the final place taking off from Utsteinen - copyright International Polar FoundationOn Monday, 24 February around noon, all station team members left Utsteinen and flew out to Novo (see image of the station webcam above; www.antarcticstation.org). For the coming nearly 9 months, nobody will be at the station. Everything has been arranged in order to guarantee the functioning of the station and that the scientific instruments can be remotely controlled. Four aerosol instruments remain active in the southern shelter: the TEOM-FDMS, the aethalometer, the laser aerosol spectrometer (LAS; number size distribution of particles) and the condensation particle counter (CPC; aerosol total number). The sunphotometer (total atmospheric aerosol load) was uninstalled by Karel and it is now on its way back to us. It has to be calibrated each year by the reference centre of the network it belongs to (AERONET; aeronet.gsfc.nasa.gov) and because during winter the sun is missing for its direct sun measurements. In addition, the sensors for total solar irradiation and UV-A and UV-B radiation remain active (follow in near-real time the evolution of the UV index ). Also, the cloud condensation nucleus counter is on its way back to the Institute for tropospheric research in Leipzig, Germany. We have now two months of simultaneous data on aerosol number, size distribution and the aerosol’s capability to form cloud droplets. The analysis will give us more insight into the type of the aerosol, if there are dependencies of the cloud formation properties on meteorology or on air mass origin. To operate aerosol instruments without being able to do any physical maintenance during 8 to 9 months is a challenge. Luckily, the aerosol shelter is well-insulated and heated, thus the harsh conditions during winter should not be a problem. However, during periods of heavy storms with very strong snow drift, the instruments could get problems of, e.g., too many snow crystals sucked in via their air sample inlets. Therefore, two additional supervision tools were installed in the shelter: (i) a webcam (an example image above), to be able to see, e.g., if the instruments are still on, if any of the error-message LEDs of the instruments are lit, or if there is any snow intrusion; (ii) a remotely controllable power switch, via which we can switch off and on each instrument individually. This last one will be useful when, e.g., the data connection between desktop and CPC hung up itself, or when the automatic tape advance mechanism of the aethalometer is blocked for any reason. So, everything is setup for a successful winter measurement period and currently working fine. Credits for this go to Karel Moerman, who supervised the instruments during the last two months, to Erik Verhagen who helped me a lot during my stay at the station, and also to Alain Hubert and the whole station team for the support and the help in order to keep the instruments running.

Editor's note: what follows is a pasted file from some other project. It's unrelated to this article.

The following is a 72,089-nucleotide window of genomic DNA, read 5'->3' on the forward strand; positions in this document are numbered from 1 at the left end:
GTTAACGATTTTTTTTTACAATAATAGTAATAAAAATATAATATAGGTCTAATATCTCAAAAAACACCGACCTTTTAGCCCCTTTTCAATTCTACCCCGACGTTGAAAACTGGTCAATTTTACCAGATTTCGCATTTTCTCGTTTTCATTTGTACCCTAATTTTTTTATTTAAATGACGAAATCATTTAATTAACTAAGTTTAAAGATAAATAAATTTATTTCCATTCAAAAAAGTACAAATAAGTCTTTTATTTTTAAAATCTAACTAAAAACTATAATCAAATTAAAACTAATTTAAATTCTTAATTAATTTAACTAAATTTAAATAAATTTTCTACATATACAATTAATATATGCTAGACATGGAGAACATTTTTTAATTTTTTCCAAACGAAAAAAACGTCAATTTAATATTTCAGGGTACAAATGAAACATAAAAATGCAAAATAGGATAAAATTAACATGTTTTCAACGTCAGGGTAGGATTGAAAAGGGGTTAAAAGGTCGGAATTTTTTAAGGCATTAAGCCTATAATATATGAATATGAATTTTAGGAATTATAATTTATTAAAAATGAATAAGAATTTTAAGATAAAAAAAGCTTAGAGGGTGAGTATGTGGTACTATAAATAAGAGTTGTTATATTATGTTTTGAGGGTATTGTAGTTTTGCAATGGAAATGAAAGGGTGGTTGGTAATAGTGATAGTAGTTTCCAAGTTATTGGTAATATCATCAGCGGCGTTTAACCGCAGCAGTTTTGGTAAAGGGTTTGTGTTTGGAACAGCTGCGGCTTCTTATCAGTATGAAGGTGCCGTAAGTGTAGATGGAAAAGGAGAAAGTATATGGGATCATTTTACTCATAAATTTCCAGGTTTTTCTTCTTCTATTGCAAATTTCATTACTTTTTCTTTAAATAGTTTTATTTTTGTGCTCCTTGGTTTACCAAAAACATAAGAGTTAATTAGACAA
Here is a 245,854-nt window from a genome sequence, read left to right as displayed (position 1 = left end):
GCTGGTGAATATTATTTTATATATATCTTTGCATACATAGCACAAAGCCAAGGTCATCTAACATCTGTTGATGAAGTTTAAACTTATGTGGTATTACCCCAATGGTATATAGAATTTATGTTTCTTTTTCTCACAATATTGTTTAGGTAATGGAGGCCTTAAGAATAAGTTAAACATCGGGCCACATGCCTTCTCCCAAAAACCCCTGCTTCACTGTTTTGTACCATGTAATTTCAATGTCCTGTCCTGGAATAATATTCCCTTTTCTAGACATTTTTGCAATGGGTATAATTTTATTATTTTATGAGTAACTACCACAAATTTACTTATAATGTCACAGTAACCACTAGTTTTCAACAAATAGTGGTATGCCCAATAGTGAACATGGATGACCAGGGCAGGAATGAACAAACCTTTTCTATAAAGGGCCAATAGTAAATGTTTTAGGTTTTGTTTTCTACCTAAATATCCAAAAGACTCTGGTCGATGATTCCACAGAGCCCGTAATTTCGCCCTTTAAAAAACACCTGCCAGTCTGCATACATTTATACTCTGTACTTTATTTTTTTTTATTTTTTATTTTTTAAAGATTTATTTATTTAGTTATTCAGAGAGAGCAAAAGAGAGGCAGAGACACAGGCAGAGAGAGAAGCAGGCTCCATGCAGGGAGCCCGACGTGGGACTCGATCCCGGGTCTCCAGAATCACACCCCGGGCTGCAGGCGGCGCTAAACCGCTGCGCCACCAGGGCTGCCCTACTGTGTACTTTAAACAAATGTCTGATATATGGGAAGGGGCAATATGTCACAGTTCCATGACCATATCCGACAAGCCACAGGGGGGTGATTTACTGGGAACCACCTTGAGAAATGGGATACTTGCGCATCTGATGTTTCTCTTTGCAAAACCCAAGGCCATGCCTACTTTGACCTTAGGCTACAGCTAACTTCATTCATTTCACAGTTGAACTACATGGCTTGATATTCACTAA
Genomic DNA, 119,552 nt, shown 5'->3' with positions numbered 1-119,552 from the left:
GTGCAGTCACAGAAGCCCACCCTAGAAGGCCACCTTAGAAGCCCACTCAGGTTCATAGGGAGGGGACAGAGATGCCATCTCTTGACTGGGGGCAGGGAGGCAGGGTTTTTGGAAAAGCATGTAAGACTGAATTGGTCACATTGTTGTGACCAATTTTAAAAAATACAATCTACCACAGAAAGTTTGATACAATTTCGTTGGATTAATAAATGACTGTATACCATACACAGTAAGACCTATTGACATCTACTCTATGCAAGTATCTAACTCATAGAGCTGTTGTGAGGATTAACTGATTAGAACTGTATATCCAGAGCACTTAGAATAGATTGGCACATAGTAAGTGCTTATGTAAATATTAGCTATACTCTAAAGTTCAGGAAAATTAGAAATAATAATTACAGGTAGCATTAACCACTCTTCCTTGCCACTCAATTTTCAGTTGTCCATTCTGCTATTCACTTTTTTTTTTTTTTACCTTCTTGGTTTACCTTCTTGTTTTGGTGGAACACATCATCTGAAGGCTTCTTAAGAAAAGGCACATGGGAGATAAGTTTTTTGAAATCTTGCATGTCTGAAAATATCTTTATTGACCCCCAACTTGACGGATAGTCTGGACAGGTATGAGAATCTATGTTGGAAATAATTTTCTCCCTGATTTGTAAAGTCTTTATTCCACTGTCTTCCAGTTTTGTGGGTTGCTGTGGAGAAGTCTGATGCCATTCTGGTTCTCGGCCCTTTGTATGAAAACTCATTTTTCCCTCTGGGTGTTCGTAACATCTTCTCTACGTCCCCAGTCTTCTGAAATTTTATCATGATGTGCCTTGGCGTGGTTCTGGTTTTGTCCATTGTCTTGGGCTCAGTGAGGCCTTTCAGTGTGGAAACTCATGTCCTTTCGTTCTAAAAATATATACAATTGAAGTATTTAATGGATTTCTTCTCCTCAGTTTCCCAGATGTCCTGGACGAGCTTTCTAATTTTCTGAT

Thursday, 27 February 2014